clalit hospital 88 248.
(photo credit: Ariel Jerozolimski)
The management of Klalit Health Services will file a request to issue an injunction to force the employees to work after some 30,000 nurses and maintenance, administrative and paramedical workers - but not physicians - in Clalit Health Services' hospitals and community clinics said they would strike for 24 hours starting with the morning shift on Thursday.
The strike would cause 12 hospitals to stop working and the flow of services in others would be partial.
The medical workers' union, headed by Prosper Ben-Hamu, is protesting against the announcement by the largest health fund that it will have to dismiss about 1,000 of its 36,000 employees after Pessah.
Clalit management said it couldn't afford to keep all its workers because an arbitration agreement announced late last year will gradually raise the salaries of all public-sector doctors around the country, not only in Clalit but also in state-owned and voluntary organization hospitals and community facilities.
Ben-Hamu said the workers would not allow the dismissal of even one staff member.
"Clalit is not a factory that closes down a production line. Whenever one production line is shut down [in a health facility], all the others have increased demand for services. The dismissal trend on which Clalit's management has jumped is irresponsible," he said.
The union head insisted that even now, the number of job slots in Clalit facilities was too small to cope with medical needs.
The clinics will have no nurses or support staff, so services are expected to be minimal on Thursday. The union said it would not apply the one-day strike to Schneider Children's Medical Center in Petah Tikva or the Beit Loewenstein Rehabilitation Hospital in Ra'anana. In addition, Clalit staffers will take care of emergencies, including oncology and intensive care in other Clalit hospitals.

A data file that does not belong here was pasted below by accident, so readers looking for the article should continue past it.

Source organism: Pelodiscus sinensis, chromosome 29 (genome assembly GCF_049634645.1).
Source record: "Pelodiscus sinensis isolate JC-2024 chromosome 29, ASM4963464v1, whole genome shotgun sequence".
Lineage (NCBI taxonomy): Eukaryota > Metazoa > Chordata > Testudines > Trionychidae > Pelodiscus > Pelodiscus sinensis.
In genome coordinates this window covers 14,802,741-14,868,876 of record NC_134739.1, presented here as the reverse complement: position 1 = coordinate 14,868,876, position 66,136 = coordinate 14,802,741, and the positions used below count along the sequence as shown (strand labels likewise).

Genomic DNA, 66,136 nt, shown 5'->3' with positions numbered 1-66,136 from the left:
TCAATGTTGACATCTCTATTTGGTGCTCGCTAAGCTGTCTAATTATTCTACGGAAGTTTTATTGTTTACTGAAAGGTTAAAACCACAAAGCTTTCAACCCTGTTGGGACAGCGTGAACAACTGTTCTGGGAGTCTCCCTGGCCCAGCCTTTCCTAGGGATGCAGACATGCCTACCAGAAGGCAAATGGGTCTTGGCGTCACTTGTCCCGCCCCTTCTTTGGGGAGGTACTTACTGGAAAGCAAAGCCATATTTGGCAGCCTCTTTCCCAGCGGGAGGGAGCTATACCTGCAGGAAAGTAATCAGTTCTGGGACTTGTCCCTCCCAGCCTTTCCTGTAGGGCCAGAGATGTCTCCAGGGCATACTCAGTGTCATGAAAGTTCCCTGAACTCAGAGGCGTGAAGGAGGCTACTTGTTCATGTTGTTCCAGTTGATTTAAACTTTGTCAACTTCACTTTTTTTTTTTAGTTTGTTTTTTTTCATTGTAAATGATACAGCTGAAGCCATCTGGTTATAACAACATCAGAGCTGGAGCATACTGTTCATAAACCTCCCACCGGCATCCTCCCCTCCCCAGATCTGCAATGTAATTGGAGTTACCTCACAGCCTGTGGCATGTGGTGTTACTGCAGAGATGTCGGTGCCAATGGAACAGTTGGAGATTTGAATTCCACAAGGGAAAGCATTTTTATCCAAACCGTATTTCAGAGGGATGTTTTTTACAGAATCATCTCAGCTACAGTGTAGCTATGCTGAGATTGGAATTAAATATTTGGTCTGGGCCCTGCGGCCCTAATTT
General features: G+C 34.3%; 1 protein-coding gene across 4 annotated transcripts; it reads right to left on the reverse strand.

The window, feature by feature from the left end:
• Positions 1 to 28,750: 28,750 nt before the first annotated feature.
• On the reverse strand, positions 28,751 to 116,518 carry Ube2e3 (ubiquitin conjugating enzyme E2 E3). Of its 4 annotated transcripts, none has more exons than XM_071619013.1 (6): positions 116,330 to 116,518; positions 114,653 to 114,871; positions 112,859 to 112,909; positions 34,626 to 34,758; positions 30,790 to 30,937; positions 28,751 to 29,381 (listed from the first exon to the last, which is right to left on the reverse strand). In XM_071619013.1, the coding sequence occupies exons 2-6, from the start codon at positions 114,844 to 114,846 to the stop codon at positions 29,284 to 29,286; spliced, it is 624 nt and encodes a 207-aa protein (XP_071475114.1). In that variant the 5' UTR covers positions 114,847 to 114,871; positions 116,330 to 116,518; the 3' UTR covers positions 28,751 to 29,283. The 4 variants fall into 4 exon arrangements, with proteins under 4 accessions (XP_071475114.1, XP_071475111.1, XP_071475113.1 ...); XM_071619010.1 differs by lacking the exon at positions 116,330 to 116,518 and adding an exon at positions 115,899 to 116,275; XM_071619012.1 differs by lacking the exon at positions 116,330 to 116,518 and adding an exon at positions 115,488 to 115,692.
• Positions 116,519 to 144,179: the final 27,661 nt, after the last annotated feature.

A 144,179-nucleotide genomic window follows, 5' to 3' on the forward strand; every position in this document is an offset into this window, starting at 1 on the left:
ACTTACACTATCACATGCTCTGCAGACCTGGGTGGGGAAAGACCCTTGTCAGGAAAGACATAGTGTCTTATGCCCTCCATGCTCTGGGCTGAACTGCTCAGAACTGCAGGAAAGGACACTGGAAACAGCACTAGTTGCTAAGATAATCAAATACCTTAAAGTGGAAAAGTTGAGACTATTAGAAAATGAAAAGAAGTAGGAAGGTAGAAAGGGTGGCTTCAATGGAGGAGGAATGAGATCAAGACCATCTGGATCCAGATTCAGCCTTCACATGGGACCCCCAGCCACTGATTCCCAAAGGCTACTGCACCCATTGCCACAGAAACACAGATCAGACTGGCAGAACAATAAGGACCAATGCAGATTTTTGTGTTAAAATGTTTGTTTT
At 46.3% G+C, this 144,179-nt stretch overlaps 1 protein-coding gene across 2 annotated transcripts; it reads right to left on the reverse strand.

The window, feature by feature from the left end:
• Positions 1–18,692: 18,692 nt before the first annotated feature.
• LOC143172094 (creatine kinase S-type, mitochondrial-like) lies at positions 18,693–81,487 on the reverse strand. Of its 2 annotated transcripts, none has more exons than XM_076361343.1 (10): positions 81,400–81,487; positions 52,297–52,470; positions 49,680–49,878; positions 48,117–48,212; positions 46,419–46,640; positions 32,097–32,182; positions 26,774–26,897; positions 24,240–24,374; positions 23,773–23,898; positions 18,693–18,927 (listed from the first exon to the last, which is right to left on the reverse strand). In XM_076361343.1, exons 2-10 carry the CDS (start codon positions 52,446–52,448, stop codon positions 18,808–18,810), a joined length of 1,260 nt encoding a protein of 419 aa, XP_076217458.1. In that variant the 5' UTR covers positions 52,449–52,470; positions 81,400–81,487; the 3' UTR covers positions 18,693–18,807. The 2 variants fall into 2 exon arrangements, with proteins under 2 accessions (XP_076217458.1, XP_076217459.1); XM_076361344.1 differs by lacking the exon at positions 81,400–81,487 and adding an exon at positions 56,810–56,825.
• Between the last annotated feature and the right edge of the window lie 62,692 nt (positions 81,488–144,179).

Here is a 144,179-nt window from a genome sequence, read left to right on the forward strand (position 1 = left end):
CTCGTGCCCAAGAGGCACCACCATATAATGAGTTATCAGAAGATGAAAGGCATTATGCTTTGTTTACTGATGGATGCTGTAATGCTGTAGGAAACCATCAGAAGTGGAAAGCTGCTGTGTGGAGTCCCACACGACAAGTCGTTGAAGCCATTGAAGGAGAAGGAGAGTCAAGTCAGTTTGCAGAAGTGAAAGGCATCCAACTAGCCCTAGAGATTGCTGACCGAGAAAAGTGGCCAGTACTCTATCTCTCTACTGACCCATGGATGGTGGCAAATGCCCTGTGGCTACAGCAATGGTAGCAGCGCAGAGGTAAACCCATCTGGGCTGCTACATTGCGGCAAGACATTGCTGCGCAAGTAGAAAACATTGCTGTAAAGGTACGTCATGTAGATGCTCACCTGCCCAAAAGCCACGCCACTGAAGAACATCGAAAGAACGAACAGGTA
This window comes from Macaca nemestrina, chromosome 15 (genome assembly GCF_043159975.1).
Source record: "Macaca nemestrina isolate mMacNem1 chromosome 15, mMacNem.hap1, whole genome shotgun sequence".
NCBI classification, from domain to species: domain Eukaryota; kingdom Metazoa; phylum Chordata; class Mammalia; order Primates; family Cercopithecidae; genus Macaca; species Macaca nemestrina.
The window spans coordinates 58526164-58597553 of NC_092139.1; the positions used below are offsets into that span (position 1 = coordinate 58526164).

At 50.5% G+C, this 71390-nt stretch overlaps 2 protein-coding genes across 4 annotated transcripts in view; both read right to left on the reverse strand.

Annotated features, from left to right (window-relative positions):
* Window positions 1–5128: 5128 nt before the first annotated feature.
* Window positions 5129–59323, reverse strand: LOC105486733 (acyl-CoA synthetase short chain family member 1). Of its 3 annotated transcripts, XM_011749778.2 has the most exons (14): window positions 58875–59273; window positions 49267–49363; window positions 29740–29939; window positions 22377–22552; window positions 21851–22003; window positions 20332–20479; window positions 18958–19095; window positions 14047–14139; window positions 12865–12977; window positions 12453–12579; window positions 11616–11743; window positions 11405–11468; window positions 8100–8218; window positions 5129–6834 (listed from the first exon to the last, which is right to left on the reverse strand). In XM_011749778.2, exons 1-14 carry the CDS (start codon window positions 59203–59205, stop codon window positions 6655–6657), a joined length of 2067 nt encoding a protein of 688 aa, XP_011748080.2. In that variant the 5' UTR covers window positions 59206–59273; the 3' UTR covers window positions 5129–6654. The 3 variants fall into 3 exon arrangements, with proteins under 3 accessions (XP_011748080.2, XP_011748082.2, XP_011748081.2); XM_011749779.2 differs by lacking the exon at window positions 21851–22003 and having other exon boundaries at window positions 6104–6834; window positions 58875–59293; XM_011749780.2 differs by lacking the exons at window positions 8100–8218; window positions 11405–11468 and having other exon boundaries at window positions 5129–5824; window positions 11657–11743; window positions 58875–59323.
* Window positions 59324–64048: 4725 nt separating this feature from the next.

Clalit management said the health fund ended 2008 with a balanced budget and had thus received a special grant from the Treasury. However, decisions taken and approved by the Finance Ministry will give Clalit a deficit of NIS 775 million in 2009. These include the wage hikes for doctors, as well as increases for nurses, the erosion of funding from national health insurance and the raise in per-diem hospitalization rates for its members.
"Clalit staffers, as full partners with our successes and due to the difficult situation in which we find ourselves, must join in the efficiency measures," the health fund management said. "They must contribute more and give up a little bit. In this way, we may be able to reduce the number of those dismissed, but our proposals have been rejected by the union."
The Israel Medical Association said the arbitration process on doctors' wages had taken eight years, and that every health organization should have prepared in advance for its consequences. IMA chairman Dr. Yoram Blachar said the "attempt to erect a barrier between the doctors and other workers will never succeed."
Blachar added that the pay raises set in the arbitration were supposed to be 24 percent higher, but had been reduced due to the world economic slump.
"The Clalit doctors' union and the Israel Medical Association are carrying out negotiations with the health fund on the efficiency plan, as has occurred in the past, on condition that the Finance Ministry and the government will take no more action against it," he said.
Asked to comment, the Health Ministry spokeswoman referred reporters to Clalit management - even though the state hospitals are also seriously pressed financially by the doctors' wage hikes.